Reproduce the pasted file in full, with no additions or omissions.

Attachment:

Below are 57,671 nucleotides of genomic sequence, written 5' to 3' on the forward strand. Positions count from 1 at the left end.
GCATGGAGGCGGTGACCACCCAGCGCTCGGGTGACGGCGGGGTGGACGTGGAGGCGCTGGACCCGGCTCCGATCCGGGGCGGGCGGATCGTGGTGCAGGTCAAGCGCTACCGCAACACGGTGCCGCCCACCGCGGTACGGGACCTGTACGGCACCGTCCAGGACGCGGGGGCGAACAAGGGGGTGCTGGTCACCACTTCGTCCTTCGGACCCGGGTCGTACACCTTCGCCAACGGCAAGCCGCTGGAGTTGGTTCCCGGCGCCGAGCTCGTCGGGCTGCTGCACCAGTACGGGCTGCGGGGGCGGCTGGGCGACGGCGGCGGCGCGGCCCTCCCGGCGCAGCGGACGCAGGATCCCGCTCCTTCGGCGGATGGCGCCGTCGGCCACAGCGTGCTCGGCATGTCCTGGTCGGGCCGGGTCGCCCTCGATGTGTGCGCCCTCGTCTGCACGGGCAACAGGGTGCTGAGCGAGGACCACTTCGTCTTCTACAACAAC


Below are 57,671 nucleotides of genomic sequence, written 5' to 3' on the forward strand. Positions count from 1 at the left end.
GCATGGAGGCGGTGACCACCCAGCGCTCGGGTGACGGCGGGGTGGACGTGGAGGCGCTGGACCCGGCTCCGATCCGGGGCGGGCGGATCGTGGTGCAGGTCAAGCGCTACCGCAACACGGTGCCGCCCACCGCGGTACGGGACCTGTACGGCACCGTCCAGGACGCGGGGGCGAACAAGGGGGTGCTGGTCACCACTTCGTCCTTCGGACCCGGGTCGTACACCTTCGCCAACGGCAAGCCGCTGGAGTTGGTTCCCGGCGCCGAGCTCGTCGGGCTGCTGCACCAGTACGGGCTGCGGGGGCGGCTGGGCGACGGCGGCGGCGCGGCCCTCCCGGCGCAGCGGACGCAGGATCCCGCTCCTTCGGCGGATGGCGCCGTCGGCCACAGCGTGCTCGGCATGTCCTGGTCGGGCCGGGTCGCCCTCGATGTGTGCGCCCTCGTCTGCACGGGCAACAGGGTGCTGAGCGAGGACCACTTCGTCTTCTACAACAAC